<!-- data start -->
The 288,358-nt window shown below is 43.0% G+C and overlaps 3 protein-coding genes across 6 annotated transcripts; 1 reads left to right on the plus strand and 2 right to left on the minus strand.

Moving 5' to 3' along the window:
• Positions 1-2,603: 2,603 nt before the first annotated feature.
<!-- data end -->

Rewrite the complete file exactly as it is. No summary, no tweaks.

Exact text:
The 288,358-nt window shown below is 43.0% G+C and overlaps 3 protein-coding genes across 6 annotated transcripts; 1 reads left to right on the plus strand and 2 right to left on the minus strand.

Moving 5' to 3' along the window:
• Positions 1-2,603: 2,603 nt before the first annotated feature.